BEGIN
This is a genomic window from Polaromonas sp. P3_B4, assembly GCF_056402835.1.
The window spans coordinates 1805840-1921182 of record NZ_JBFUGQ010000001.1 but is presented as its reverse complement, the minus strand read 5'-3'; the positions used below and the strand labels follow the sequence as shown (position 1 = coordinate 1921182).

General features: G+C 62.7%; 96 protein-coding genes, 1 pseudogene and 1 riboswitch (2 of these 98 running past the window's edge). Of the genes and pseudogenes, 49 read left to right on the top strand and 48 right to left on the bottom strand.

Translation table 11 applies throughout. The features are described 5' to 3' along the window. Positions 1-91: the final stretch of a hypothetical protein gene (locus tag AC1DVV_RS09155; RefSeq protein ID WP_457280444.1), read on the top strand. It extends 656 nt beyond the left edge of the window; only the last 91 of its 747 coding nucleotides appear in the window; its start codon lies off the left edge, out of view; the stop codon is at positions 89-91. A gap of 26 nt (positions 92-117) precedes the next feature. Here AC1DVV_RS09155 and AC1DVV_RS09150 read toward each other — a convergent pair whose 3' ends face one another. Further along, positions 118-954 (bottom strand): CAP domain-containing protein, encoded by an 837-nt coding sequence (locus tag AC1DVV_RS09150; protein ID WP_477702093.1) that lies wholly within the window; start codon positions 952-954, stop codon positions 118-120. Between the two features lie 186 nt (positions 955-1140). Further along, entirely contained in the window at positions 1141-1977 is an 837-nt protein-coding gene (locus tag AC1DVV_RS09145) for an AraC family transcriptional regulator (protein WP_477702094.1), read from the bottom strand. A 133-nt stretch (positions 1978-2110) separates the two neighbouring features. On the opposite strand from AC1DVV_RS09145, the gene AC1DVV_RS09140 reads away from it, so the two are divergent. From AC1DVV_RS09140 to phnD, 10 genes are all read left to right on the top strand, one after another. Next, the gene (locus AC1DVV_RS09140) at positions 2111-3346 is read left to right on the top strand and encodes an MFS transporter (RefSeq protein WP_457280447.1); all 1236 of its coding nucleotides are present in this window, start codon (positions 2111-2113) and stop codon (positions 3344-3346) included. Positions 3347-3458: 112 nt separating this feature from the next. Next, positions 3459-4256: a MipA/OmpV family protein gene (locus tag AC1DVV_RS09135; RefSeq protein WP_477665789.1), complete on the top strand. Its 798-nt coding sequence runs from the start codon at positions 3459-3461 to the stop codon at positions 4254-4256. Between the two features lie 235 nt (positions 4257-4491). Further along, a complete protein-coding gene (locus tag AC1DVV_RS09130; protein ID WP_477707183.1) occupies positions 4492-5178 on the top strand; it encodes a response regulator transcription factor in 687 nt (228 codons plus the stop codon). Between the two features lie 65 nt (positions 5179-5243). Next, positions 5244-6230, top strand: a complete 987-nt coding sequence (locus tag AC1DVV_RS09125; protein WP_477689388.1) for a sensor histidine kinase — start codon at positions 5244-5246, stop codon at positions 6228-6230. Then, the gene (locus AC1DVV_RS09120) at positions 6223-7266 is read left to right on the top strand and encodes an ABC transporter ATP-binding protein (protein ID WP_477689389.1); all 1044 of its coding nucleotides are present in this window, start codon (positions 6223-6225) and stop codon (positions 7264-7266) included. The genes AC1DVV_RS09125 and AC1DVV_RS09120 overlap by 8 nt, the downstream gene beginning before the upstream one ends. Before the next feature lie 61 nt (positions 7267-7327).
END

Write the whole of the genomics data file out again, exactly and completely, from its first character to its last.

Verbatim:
This is a genomic window from Polaromonas sp. P3_B4, assembly GCF_056402835.1.
The window spans coordinates 1805840-1921182 of record NZ_JBFUGQ010000001.1 but is presented as its reverse complement, the minus strand read 5'-3'; the positions used below and the strand labels follow the sequence as shown (position 1 = coordinate 1921182).

General features: G+C 62.7%; 96 protein-coding genes, 1 pseudogene and 1 riboswitch (2 of these 98 running past the window's edge). Of the genes and pseudogenes, 49 read left to right on the top strand and 48 right to left on the bottom strand.

Translation table 11 applies throughout. The features are described 5' to 3' along the window. Positions 1-91: the final stretch of a hypothetical protein gene (locus tag AC1DVV_RS09155; RefSeq protein ID WP_457280444.1), read on the top strand. It extends 656 nt beyond the left edge of the window; only the last 91 of its 747 coding nucleotides appear in the window; its start codon lies off the left edge, out of view; the stop codon is at positions 89-91. A gap of 26 nt (positions 92-117) precedes the next feature. Here AC1DVV_RS09155 and AC1DVV_RS09150 read toward each other — a convergent pair whose 3' ends face one another. Further along, positions 118-954 (bottom strand): CAP domain-containing protein, encoded by an 837-nt coding sequence (locus tag AC1DVV_RS09150; protein ID WP_477702093.1) that lies wholly within the window; start codon positions 952-954, stop codon positions 118-120. Between the two features lie 186 nt (positions 955-1140). Further along, entirely contained in the window at positions 1141-1977 is an 837-nt protein-coding gene (locus tag AC1DVV_RS09145) for an AraC family transcriptional regulator (protein WP_477702094.1), read from the bottom strand. A 133-nt stretch (positions 1978-2110) separates the two neighbouring features. On the opposite strand from AC1DVV_RS09145, the gene AC1DVV_RS09140 reads away from it, so the two are divergent. From AC1DVV_RS09140 to phnD, 10 genes are all read left to right on the top strand, one after another. Next, the gene (locus AC1DVV_RS09140) at positions 2111-3346 is read left to right on the top strand and encodes an MFS transporter (RefSeq protein WP_457280447.1); all 1236 of its coding nucleotides are present in this window, start codon (positions 2111-2113) and stop codon (positions 3344-3346) included. Positions 3347-3458: 112 nt separating this feature from the next. Next, positions 3459-4256: a MipA/OmpV family protein gene (locus tag AC1DVV_RS09135; RefSeq protein WP_477665789.1), complete on the top strand. Its 798-nt coding sequence runs from the start codon at positions 3459-3461 to the stop codon at positions 4254-4256. Between the two features lie 235 nt (positions 4257-4491). Further along, a complete protein-coding gene (locus tag AC1DVV_RS09130; protein ID WP_477707183.1) occupies positions 4492-5178 on the top strand; it encodes a response regulator transcription factor in 687 nt (228 codons plus the stop codon). Between the two features lie 65 nt (positions 5179-5243). Next, positions 5244-6230, top strand: a complete 987-nt coding sequence (locus tag AC1DVV_RS09125; protein WP_477689388.1) for a sensor histidine kinase — start codon at positions 5244-5246, stop codon at positions 6228-6230. Then, the gene (locus AC1DVV_RS09120) at positions 6223-7266 is read left to right on the top strand and encodes an ABC transporter ATP-binding protein (protein ID WP_477689389.1); all 1044 of its coding nucleotides are present in this window, start codon (positions 6223-6225) and stop codon (positions 7264-7266) included. The genes AC1DVV_RS09125 and AC1DVV_RS09120 overlap by 8 nt, the downstream gene beginning before the upstream one ends. Before the next feature lie 61 nt (positions 7267-7327).